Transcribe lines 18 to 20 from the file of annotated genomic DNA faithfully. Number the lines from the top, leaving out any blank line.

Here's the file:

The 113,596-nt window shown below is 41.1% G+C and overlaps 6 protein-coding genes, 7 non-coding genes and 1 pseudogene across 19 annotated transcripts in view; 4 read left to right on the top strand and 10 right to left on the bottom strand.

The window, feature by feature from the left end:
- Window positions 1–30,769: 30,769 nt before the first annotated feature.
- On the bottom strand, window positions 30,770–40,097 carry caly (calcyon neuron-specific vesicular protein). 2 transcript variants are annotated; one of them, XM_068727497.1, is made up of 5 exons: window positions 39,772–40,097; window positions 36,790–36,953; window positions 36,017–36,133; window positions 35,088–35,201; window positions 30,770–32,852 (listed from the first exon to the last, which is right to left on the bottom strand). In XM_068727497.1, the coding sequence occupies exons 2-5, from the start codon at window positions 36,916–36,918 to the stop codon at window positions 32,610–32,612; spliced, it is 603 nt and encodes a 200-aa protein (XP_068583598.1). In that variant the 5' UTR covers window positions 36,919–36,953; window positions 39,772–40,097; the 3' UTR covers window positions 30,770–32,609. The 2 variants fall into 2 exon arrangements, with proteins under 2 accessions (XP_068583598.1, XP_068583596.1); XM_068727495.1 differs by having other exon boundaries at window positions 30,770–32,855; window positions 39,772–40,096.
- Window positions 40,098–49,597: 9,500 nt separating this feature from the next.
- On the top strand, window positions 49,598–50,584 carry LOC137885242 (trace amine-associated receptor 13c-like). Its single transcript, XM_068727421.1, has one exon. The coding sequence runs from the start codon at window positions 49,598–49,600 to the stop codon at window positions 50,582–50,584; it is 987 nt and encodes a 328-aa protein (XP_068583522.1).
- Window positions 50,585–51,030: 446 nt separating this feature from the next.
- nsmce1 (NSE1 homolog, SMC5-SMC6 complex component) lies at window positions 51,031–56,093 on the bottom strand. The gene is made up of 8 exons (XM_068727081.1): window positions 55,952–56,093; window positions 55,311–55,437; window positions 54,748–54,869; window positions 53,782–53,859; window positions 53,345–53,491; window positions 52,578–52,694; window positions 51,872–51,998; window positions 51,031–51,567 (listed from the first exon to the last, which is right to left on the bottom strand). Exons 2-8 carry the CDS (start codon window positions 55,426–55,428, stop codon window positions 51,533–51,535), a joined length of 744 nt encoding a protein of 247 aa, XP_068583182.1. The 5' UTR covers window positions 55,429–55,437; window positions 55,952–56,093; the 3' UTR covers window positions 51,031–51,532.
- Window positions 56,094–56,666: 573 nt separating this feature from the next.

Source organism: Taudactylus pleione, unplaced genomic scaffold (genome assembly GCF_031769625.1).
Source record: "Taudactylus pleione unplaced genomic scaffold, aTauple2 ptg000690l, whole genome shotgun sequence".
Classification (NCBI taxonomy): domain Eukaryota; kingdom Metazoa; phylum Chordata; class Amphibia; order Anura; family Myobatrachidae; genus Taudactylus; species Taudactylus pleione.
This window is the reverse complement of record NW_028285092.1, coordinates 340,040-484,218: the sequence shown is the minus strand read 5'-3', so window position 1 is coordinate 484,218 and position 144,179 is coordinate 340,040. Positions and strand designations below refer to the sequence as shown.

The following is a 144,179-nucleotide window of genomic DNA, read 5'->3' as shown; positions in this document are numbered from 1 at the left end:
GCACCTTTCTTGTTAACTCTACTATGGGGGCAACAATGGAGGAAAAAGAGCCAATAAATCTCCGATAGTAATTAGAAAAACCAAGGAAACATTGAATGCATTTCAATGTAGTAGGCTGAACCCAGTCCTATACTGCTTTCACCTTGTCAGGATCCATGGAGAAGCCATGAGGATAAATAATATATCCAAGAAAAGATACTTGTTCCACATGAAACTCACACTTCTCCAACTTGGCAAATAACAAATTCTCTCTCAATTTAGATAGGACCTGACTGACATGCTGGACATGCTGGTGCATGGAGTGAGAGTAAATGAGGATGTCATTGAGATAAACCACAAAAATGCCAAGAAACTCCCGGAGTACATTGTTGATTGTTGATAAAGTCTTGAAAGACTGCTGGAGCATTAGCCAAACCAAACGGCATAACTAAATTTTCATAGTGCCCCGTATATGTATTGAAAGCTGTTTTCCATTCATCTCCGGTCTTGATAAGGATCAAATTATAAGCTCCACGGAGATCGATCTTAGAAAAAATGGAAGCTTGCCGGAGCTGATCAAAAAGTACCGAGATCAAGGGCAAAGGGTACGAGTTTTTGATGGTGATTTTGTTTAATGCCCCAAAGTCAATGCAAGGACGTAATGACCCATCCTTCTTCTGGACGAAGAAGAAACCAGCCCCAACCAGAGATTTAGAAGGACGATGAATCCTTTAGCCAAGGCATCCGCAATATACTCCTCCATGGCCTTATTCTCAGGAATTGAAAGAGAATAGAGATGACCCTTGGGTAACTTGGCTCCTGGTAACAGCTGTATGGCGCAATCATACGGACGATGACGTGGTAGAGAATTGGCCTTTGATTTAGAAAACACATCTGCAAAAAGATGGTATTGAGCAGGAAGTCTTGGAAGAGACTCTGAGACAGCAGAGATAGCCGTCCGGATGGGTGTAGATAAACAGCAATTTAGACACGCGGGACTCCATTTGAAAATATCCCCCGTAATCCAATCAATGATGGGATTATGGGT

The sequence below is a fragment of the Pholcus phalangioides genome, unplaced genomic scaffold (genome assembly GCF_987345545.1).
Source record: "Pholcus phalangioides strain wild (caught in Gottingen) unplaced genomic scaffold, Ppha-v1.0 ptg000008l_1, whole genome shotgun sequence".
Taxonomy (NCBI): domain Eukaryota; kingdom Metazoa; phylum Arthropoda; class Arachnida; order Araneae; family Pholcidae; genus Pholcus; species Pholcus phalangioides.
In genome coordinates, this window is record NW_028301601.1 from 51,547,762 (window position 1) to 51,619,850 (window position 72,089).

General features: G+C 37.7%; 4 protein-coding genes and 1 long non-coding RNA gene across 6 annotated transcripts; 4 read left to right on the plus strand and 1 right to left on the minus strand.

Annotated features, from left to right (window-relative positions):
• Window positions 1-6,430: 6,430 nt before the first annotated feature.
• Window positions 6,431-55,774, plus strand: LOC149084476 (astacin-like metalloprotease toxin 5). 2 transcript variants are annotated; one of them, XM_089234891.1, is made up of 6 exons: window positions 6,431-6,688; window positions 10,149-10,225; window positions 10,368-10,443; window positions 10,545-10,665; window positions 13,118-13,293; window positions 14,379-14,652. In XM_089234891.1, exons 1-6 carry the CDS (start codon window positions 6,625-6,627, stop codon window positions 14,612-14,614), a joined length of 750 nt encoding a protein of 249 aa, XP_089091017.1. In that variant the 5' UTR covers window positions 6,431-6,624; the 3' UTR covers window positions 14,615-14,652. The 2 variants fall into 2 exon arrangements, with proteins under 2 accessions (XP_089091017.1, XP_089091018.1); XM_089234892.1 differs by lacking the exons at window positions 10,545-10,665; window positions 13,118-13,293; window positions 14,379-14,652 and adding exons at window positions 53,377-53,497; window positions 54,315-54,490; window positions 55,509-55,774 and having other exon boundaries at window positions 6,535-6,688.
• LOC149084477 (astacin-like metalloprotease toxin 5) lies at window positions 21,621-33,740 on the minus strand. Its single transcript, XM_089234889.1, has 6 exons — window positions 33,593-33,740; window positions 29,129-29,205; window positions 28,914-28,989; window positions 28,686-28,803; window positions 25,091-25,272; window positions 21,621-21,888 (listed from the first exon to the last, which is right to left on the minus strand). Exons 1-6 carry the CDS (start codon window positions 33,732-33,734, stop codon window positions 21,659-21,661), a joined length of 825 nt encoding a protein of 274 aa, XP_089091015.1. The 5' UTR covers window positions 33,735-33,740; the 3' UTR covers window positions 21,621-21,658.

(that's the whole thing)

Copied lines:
Taxonomy (NCBI): domain Eukaryota; kingdom Metazoa; phylum Arthropoda; class Arachnida; order Araneae; family Pholcidae; genus Pholcus; species Pholcus phalangioides.
In genome coordinates, this window is record NW_028301601.1 from 51,547,762 (window position 1) to 51,619,850 (window position 72,089).

General features: G+C 37.7%; 4 protein-coding genes and 1 long non-coding RNA gene across 6 annotated transcripts; 4 read left to right on the plus strand and 1 right to left on the minus strand.